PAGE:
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A Brief History of Cyprus

Byzantine Period (330 - 1191)

With the foundation of Constantinople as the Roman capital in the East, the recipe was writ for a synthesis of Roman civic thought, Greek philosophy, and oriental Christian religion. Salamis, resuming its role as capital, was rebuilt by Constantius 11(337-361), and renamed Constantia.

Since its adoption by Constantine as the official religion, Christianity spread rapidly throughout the empire. In 431 a dispute arose between the bishops of Cyprus and the patriarch of Antioch, who claimed ecclesiastical jurisdiction over the island. The independence of the Church of Cyprus was eventually confirmed by the Byzantine Emperor Zeno in 488, after Anthemios, bishop of Constantia, presented Zeno with reliquies of St.Barnabas, the location of which was revealed to him in a dream.

The Byzantine Empire at its greatest extent
The Byzantine Empire at its Greatest Extent

For the next hundred years Cyprus lay quiet and undisturbed. But out of the wastes of Arabia a new and potent power was gathering its forces. Islam spread like a forest fire throughout Syria, Palestine, and Egypt, and in 649 an Arab fleet of 1700 ships appeared off Salamis. The city was sacked and other towns were plundered and burned. From the 7th to 10th century the island was repeatedly subject to Arab raids, and at times, tribute was paid to the Caliphate as well as taxes to Constantinople. During this period many towns were abandoned and most ancient and early Christian buildings were destroyed. The inhabitants of Salamis/Constantia finally moved out and settled in Arsinoe, which later became Famagusta.

The devastation did not end until Emperor Nicephoros Phocas finally gained the ascendancy, driving the Moslem invaders from Cyprus and other parts of his realm. To protect the island from further incursion, the 11th century mountain castles of St. Hilarion, Buffavento, and Kantara were built. In addition, new fortifications for Kyrenia and Nicosia were constructed

During this time there was a split between the Orthodox and Latin churches. The head of the Orthodox church had warned his people against the errors of the Latin church. He was promptly excommunicated for his trouble, and this rift has caused problems ever since..

After an uneasy truce with the Muslim leader Saladin, raids from the kingdom of Jerusalem on Muslim pilgrims heading for Mecca in 1181 began to heighten tensions in the region. Events began to spiral out of control once the Christian King died of leprosy in March 1185, causing the leadership of the Kingdom to fragment. After the death of the young heir, the former King's brother-in-law Guy of Lusignan was crowned King in 1186.

Kantara Castle, near Iskele, North cyprus
Kantara Castle

This caused dissension among the crusaders. Guy was hated by powerful rivals for the crown and, when he came to the throne he was unable to exercise any real control over his kingdom. By this time the great Saladin had welded the Moslem nations together and embarked on a jihad to recover Jerusalem. The tide had turned, and Saladin at last delivered his attack with united forces and with a spirit equal to that which had fired the Christians of the First Crusade, for to the Moslems also Jerusalem was a holy place.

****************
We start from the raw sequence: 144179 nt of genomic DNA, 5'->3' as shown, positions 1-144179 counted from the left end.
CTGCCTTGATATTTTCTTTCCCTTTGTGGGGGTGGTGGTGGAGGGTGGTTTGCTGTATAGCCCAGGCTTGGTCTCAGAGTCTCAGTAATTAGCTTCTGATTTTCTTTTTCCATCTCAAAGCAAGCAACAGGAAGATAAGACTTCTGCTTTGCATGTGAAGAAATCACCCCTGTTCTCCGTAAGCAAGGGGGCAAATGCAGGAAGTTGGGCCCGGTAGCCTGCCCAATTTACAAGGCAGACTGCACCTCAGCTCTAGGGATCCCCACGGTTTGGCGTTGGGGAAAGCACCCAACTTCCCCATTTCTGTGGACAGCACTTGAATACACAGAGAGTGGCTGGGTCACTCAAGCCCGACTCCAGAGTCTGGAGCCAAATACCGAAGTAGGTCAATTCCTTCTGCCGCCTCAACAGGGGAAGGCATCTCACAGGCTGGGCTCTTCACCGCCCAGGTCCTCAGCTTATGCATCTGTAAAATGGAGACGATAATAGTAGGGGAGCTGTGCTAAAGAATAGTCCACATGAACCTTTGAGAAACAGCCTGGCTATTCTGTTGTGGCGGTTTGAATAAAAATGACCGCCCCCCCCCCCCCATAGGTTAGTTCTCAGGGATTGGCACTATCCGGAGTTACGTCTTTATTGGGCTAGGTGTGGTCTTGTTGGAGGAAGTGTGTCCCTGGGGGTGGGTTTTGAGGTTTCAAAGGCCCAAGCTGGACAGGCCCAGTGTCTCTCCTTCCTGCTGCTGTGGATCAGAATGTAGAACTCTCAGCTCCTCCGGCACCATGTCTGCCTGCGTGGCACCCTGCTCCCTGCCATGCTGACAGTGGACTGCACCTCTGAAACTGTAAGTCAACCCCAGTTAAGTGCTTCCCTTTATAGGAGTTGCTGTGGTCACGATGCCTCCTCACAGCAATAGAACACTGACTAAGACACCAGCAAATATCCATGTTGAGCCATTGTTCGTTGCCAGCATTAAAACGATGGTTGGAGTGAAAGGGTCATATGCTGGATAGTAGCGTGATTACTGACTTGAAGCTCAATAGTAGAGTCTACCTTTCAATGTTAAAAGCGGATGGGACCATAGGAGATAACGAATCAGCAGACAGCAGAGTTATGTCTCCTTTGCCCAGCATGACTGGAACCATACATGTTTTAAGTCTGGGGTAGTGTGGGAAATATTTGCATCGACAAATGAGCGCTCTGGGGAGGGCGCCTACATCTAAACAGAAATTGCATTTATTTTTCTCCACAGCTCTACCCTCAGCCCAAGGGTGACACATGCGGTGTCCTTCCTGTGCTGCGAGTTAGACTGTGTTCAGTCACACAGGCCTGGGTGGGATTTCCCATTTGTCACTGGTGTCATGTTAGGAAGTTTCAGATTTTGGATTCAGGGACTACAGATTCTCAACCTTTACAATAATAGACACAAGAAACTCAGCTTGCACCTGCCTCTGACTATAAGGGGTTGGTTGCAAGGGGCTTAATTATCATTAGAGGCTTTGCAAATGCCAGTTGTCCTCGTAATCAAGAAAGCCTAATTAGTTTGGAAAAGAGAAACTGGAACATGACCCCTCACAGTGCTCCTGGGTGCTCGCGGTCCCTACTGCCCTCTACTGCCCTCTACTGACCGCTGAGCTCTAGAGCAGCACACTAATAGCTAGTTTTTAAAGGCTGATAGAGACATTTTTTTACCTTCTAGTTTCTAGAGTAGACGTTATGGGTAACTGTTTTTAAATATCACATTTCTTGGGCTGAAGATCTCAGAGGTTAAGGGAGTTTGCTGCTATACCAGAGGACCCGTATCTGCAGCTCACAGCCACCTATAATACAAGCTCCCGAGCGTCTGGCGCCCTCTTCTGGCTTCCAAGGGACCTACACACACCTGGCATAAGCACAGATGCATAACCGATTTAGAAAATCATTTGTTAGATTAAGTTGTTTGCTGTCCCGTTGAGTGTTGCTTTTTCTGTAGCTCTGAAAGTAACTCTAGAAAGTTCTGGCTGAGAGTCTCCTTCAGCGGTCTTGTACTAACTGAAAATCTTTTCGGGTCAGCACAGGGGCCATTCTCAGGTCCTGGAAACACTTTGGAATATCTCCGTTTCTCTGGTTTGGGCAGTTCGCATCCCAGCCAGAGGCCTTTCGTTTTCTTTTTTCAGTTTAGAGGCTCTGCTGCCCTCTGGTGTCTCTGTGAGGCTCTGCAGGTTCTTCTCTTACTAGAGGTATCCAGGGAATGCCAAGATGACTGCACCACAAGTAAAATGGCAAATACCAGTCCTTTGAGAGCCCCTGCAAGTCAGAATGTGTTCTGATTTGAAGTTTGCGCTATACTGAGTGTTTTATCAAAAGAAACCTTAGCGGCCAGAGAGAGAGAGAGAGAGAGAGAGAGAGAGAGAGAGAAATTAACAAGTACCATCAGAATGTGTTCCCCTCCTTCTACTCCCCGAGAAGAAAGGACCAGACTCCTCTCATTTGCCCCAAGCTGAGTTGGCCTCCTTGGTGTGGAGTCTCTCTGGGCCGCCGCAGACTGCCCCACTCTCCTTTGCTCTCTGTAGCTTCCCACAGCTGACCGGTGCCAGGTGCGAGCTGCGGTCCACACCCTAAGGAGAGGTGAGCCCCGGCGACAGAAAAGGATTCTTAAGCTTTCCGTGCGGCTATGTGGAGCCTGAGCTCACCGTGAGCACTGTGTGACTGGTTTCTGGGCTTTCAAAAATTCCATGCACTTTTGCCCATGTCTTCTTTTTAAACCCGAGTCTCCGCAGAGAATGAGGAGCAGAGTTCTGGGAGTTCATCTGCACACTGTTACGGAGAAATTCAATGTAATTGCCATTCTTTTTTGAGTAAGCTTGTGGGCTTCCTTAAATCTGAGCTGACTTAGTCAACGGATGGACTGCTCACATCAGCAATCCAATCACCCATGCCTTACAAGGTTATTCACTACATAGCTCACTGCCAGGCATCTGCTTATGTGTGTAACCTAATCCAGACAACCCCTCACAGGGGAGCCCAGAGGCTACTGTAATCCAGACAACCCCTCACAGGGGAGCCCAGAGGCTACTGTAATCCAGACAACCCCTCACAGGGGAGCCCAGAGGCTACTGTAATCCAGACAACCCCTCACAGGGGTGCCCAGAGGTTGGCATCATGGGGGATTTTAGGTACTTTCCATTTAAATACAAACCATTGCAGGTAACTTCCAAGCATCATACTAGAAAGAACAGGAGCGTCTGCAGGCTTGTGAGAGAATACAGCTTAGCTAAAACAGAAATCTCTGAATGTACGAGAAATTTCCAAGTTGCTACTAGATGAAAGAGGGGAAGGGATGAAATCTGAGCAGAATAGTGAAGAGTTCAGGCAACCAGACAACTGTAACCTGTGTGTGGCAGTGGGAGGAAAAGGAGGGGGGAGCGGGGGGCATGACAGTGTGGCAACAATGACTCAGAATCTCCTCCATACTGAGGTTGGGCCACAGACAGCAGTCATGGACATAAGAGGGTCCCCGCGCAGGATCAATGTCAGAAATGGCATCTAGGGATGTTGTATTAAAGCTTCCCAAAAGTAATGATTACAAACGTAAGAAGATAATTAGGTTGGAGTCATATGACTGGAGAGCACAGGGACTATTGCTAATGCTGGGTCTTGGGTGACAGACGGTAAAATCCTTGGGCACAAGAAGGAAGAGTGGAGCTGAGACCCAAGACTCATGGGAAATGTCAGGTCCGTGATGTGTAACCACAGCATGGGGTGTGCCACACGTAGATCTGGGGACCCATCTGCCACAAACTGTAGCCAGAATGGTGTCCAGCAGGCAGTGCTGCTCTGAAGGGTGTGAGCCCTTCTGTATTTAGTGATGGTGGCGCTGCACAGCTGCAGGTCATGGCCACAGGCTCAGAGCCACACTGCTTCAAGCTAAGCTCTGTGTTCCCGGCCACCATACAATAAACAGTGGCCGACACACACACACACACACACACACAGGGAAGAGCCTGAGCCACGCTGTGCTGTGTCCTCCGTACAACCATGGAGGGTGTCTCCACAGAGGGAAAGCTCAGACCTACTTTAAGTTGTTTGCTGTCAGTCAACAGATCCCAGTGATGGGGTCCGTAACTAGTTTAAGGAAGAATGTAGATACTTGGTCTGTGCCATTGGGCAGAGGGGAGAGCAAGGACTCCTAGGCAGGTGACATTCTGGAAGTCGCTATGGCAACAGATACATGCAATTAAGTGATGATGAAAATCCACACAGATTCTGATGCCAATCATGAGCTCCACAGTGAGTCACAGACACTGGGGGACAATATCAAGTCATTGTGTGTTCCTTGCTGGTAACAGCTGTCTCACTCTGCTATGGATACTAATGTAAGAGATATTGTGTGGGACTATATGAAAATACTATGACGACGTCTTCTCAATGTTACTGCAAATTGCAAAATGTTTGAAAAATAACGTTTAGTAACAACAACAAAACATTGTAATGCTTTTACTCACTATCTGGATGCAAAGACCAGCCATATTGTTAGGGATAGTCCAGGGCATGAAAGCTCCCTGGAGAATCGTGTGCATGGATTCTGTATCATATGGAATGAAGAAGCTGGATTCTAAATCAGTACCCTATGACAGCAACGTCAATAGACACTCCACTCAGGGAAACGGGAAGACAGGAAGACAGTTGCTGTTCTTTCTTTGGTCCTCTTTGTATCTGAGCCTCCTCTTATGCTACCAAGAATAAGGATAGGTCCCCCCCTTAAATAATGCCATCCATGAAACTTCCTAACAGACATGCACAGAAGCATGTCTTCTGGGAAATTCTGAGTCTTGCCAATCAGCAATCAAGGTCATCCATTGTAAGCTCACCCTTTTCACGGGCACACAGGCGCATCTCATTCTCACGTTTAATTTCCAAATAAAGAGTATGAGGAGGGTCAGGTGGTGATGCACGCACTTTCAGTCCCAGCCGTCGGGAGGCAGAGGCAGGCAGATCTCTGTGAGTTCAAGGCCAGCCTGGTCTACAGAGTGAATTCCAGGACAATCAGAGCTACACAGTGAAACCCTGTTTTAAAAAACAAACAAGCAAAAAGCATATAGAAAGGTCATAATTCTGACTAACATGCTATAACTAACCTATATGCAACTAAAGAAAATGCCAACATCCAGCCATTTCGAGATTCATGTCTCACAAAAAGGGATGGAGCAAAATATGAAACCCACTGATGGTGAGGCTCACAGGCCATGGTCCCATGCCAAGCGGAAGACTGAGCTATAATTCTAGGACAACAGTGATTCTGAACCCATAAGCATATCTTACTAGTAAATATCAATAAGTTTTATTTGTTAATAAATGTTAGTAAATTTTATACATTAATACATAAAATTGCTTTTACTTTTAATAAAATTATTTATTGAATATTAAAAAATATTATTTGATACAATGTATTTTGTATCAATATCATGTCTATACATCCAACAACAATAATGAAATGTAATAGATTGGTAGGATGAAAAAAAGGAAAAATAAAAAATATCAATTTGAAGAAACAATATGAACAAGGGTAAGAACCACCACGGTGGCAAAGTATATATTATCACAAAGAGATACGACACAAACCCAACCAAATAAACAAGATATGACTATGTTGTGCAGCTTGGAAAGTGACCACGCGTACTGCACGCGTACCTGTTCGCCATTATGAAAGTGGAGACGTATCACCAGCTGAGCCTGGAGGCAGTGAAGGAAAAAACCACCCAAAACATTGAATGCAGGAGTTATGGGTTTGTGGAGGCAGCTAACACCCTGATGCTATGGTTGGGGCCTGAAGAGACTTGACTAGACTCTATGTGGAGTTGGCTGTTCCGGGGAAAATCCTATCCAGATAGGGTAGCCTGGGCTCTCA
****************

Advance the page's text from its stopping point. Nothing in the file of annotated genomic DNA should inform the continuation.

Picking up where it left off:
Portrait of Richard the Lionheart
Richard the Lionheart

In 1187, the army of Guy de Lusignan was utterly defeated and, after a fortnights siege, Jerusalem was taken. Of the kingdom itself nothing was left except the city of Tyre, together with the principalities of Antioch and Tripoli in the north. The fall of Jerusalem sent a shock throughout Christendom.

The news of the fall of Jerusalem shocked the European powers, who organized the Third Crusade. The Germans went by land, but the French, led by Philip II, and the English, led by Richard the Lionheart elected to travel by sea to Acre. On the way, Richard's fleet was scattered by a storm; several ships foundered off the coast of Cyprus, and the one in which Richard's fiancée was sailing, took refuge in the harbour at Limassol. The year was 1191, and the self proclaimed emperor Isaac Commenos was ruling Cyprus. He made the fatal mistake of arresting Richard's shipwrecked sailors, and abusing his fiancée Berengaria. When Richard arrived a few days later, he landed in force, and seized Limassol. Isaac capitulated, and swore allegiance to Richard, but immediately broke his oath, and fled to Kantara. He was eventually captured at Cape Andreas in the Karpaz by Guy de Lusignan, who had arrived in Cyprus to join Richard.

A year later Richard sold the island to the Knights Templar for 100,000 Byzants.

The rule of the Templars in Cyprus was marked by great severity and they quickly incurred the hatred of the Cypriots by their harsh exactions. At length, in despair at their treatment and seeing that Templars were few in number, the islanders determined to attempt a general massacre of the knights on Easter Day, 1192. The Templars became aware of the plot and took refuge in their stronghold at Nicosia, since they were too few to meet the insurgents in the open. They offered to leave the island if their lives were spared, but as this offer was rejected, they determined to fight rather than to be starved into submission.

Sallying into the streets at dawn, they took the Cypriots unawares and slaughtered great numbers, sparing neither age nor sex. The rebellion was crushed, but the Templars felt unable to hold Cyprus by force and they therefore begged Richard to take back their purchase. This he agreed to do, and the Templars retired to Syria, retaining, however, some of their possessions in Cyprus.

On the death of his wife Sybilla, Guy de Lusignan's claim to the crown of Jerusalem weakened, and he was deposed by the barons. To compensate his loss, Richard offered him the island of Cyprus, and thus began the Lusignan dynasty, which was to endure for 300 years.